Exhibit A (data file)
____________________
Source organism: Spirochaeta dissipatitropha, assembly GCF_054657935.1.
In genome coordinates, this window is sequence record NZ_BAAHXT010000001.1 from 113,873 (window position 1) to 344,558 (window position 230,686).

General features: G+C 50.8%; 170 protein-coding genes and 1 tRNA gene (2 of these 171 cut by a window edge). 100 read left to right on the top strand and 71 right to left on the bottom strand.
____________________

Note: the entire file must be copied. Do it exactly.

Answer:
Source organism: Spirochaeta dissipatitropha, assembly GCF_054657935.1.
In genome coordinates, this window is sequence record NZ_BAAHXT010000001.1 from 113,873 (window position 1) to 344,558 (window position 230,686).

General features: G+C 50.8%; 170 protein-coding genes and 1 tRNA gene (2 of these 171 cut by a window edge). 100 read left to right on the top strand and 71 right to left on the bottom strand.